DiscoverPoetry

Love Is Blood, Love Is Fabric

By

Worth reading 😎

Love, suffering, and healing: this highly self-aware poetry debut will take you through it all.

Synopsis

Love Is Blood, Love Is Fabric is a book of poetry fluidly interweaving poems that are simultaneously independent and connected to each other. The author meditates on issues such as grief, dysfunctional systems, complex romantic relationships, the difficulties of intimacy, plus the value of a person’s deepest intuitions, even as the world sees them as insanity. The poetics of Love Is Blood, Love Is Fabric opens the door of the forbidden and the sublime with spiritual and psychological resonances throughout. As the speaker navigates her experiences of love, loss, regret, deliverance, and sacrifice, she concludes that every moment is just a juncture in the continuation of a journey. At the end of this series of poems, the beloved walks away but the speaker has gained “the world” in terms of an unapologetic adherence to her own truth. She asks the only questions worth asking: How can her newfound self-acceptance transform her surroundings and the people around her? How can she spread more love and understanding? These questions wouldn’t have been meditated on — or even brought into form — without the awakening in her heart sparked by the beloved.

I picked up this poetry book because the themes in it reminded me of Rupi Kaur and her first book, milk and honey, which was made up of parts that in turn dealt with love, suffering and healing.


In both books, the poems are generally short and punchy. Differently than in Kaur's book, the poems in Love Is Blood, Love Is Fabric all have a lingering sad feeling within them, like a deep knowledge of the future suffering and heartbreak. This bleak perspective on love and life permeates the whole book and draws on the belief that anything we dream of and think of is in the process of becoming real. This can be positive, when our dreams are optimistic and rosy, but can also lead to destruction, pain and separation if our thoughts and dreams are full of fear of it all going wrong.


The book contains a variety of poem length and styles. In some, the lines are super short, and in some, it reads more like a continuous flow of words with little breaks. I think the author managed to keep a consistent voice across these different styles, although I feel that the poems with shorter lines worked better. The author expresses a great deal of self-awareness, which is probably what I liked the most about the book and the poems within it. Something that worked particularly well was the reflection of the author on past events and particularly their past self, as it managed to evoke and signify how they wish things had gone instead.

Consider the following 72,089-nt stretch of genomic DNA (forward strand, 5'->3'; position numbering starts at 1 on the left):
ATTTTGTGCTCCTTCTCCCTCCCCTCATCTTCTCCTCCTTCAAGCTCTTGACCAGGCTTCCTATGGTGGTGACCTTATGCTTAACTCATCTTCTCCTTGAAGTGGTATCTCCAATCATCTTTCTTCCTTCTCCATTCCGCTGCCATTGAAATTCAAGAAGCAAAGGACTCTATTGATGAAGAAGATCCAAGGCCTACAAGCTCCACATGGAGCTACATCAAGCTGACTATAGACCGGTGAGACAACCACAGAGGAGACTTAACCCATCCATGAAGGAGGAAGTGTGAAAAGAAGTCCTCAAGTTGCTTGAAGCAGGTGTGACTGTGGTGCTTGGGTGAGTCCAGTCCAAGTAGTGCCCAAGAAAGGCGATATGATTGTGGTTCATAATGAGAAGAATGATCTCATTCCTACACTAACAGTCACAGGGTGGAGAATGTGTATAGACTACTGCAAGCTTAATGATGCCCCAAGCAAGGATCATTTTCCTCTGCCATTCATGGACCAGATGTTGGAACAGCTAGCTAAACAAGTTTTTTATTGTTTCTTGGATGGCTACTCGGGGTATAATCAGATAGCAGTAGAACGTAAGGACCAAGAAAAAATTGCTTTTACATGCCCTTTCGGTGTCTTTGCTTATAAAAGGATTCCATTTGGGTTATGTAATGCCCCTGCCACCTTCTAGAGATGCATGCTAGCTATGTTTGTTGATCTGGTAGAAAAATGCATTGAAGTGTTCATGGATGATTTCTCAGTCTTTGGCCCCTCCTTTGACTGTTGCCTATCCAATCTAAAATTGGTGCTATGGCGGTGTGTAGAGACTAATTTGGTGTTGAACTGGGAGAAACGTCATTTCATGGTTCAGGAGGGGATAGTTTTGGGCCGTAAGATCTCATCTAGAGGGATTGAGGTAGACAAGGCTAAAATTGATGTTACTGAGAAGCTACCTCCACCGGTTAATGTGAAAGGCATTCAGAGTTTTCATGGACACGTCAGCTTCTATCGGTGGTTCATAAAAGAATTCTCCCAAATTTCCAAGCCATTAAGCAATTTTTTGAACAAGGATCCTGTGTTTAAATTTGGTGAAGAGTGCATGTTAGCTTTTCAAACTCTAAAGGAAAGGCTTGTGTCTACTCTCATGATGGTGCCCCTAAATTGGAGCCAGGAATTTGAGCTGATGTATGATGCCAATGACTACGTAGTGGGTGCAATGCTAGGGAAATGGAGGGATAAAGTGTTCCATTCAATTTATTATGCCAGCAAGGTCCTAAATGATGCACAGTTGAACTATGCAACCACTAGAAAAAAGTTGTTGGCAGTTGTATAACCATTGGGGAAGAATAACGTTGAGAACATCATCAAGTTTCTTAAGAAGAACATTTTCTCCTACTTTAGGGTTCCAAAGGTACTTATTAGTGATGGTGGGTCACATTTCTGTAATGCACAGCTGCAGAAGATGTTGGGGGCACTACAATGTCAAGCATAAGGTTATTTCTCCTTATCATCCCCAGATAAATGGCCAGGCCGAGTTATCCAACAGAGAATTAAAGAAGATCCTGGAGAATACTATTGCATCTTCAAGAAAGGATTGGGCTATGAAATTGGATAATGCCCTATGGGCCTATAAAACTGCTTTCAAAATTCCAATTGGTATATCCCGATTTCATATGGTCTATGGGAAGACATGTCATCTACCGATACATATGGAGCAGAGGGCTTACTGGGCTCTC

Overall, I enjoyed reading this book. Although a few of the poems lacked rhythm, some managed to strike that perfect balance between meaningful and perfectly paced. Those are the ones that conveyed the poet's emotion the most and catapulted me into their mind for some sweet moments. The poems When I Loved You, I am Just One Body in the Bed, Dreams of Longing and Words & Spaces are excellent examples of this. I think this poetry debut by Mary De La Fuente is worth reading.

Reviewed by

I am a neuroscience PhD student but I have always been a passionate reader and I have read many different book genres. I also write and have done for a very long time. I would definitely say reading and writing are two of my favourite activities, and I don't think this will change anytime soon.

Synopsis